SPIE BiOS Highlights Biomedical Optics

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SPIE BiOS has been hailed “the most important biomedical optics conference you can attend in 2018.” The world’s largest biophotonics, biomedical optics and imaging conference, it offers the latest research on topics such as biomedical optics, diagnostics and therapeutics, imaging modalities, neurophotonics, optogenetics and tissue optics, as well as the presentation of 2400 papers. It will be held at the Moscone Center in San Francisco on Saturday, Jan. 27, and Sunday, Jan. 28.

Companies from around the world will showcase their bio-focused products and technologies at SPIE BiOS.

Companies from around the world will showcase their bio-focused products and technologies at SPIE BiOS. Courtesy of SPIE.

“There is a whole different feel and buzz to BiOS Expo. The buzz I’m hearing on the floor at BiOS is better than any show I’ve ever done in any industry,” said Ramont Turnbull, business development manager at Fiberguide Industries. “It is so nice to hear the din of a lot of people talking, discussing ideas and learning about new products all over the hall.”

The BiOS conference is separated into six tracks:

• Photonic Therapeutics and Diagnostics (chair: Brian Jet-Fei Wong, Beckman Laser Institute and Medical Clinic at the University of California, Irvine)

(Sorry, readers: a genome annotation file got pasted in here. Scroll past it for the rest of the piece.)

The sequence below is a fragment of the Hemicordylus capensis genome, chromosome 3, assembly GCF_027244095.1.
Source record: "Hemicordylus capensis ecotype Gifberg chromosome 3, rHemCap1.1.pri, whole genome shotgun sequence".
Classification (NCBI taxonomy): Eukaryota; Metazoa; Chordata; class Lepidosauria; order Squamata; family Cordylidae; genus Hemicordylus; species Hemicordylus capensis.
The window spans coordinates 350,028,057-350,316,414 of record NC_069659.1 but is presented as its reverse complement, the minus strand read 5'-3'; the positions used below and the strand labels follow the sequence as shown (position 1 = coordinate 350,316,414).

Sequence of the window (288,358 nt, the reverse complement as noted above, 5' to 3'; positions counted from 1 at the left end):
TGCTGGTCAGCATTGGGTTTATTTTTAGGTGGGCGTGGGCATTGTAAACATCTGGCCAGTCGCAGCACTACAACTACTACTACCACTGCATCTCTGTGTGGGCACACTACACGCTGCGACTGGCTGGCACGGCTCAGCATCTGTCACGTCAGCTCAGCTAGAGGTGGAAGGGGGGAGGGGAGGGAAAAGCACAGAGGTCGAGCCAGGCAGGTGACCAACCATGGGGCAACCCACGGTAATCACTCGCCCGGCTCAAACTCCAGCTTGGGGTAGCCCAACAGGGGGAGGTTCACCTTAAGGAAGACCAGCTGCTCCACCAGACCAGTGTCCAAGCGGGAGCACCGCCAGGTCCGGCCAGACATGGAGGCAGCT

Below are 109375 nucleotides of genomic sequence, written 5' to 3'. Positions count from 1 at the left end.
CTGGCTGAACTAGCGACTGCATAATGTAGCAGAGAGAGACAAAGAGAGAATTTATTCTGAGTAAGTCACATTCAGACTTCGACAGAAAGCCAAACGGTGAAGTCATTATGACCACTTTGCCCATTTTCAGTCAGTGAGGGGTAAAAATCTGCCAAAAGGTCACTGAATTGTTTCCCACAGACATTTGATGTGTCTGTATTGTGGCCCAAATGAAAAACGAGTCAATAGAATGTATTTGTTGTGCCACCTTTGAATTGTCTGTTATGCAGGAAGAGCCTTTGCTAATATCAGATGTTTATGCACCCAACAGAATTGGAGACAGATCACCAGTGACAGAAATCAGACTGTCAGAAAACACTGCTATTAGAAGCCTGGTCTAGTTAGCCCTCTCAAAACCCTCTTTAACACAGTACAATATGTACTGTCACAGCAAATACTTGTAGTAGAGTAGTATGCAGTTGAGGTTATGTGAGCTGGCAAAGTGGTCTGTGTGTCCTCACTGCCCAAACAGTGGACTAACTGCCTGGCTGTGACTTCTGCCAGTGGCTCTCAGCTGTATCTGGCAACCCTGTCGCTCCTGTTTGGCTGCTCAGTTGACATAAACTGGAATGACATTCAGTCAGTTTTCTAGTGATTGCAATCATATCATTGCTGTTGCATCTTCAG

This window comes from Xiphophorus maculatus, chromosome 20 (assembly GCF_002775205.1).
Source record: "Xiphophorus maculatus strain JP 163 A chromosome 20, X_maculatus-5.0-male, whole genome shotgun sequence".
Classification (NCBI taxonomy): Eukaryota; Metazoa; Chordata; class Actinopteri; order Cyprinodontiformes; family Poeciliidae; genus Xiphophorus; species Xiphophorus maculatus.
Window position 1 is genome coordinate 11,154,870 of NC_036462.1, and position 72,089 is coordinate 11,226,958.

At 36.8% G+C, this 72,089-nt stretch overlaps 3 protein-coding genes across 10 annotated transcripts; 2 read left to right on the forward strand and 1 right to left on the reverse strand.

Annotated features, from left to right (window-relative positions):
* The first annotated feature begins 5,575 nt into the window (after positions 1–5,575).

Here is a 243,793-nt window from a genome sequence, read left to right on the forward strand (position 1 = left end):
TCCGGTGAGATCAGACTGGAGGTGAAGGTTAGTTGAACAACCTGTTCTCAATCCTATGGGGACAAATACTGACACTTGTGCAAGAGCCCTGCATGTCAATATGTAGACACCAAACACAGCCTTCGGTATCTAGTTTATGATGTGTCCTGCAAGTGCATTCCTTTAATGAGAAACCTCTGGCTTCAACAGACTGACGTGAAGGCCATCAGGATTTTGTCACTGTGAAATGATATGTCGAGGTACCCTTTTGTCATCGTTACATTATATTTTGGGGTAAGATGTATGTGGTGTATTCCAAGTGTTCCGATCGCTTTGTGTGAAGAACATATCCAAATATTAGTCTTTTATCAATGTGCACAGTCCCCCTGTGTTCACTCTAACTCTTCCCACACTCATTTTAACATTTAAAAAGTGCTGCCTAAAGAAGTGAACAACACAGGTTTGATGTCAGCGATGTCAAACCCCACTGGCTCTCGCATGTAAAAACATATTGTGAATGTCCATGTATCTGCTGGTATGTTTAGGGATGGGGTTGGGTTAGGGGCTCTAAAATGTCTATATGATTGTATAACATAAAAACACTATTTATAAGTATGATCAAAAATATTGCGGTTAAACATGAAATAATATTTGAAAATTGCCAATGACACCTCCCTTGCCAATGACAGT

• Neurophotonics, Neurosurgery and Optogenetics (chairs: Rafael Yuste of Columbia University; David Boas, Massachusetts General Hospital and Harvard Medical School)

• Clinical Technologies and Systems (chairs: Tuan Vo Dinh, Fitzpatrick Institute for Photonics at Duke University; Anita Mahadevan-Jansen, Vanderbilt University)

• Tissue Optics, Laser-Tissue Interaction and Tissue Engineering (chair: Steven L. Jacques, Oregon Health & Science University)

• Biomedical Spectroscopy, Microscopy and Imaging (chairs: Ammasi Periasamy, University of Virginia; Daniel L. Farkas, University of Southern California and Spectral Molecular Imaging Inc.)

• Nano/Biophotonics (chairs: Paras Prasad, SUNY Buffalo; Dan V. Nicolau, McGill University)

Courses, workshops

Each track will offer numerous courses and educational sessions focusing on a range of areas — from lasers in dentistry and adaptive optics to wavefront control for biological systems and biomedical detection. Specific sessions include Endoscopic Microscopy, Neural Imaging and Sensing, Design and Quality for Biomedical Technologies, Photons Plus Ultrasound, Single-Molecule Spectroscopy and Superresolution Imaging, and Plasmonics in Biology and Medicine.

Demonstrations will bring a variety of innovations to life during the BiOS conference.

Demonstrations will bring a variety of innovations to life during the BiOS conference. Courtesy of SPIE.

Industry workshops provide the photonics-related basics for nontechnical players in laser materials processing such as “How to Speak High-Power Diode Laser,” as well as where to start with concurrent optomechanical engineering, laser optics and polarizers, Raman spectroscopy and even marketing tips.

Snapshot courses target industry and nontechnical staff, as well, with Basic Optics for Non-Optics Personnel, The Very Least You Need to Know about Optics, and the Fundamentals of Optical Engineering, among others.

Other speakers and course leaders are BiOS symposium co-chair James G. Fujimoto, a professor at MIT and member of the SPIE Board of Directors; Alexis Vogt, a renowned optics expert and professor at Monroe Community College in Rochester, N.Y.; Cheryl G. Asbury, of the NASA Jet Propulsion Laboratory; Paul O. Leisher, of Lawrence Livermore National Laboratory; Microsoft Corp.’s Bernard C. Kress; and Kevin G. Harding from GE Global Research.

Hot Topics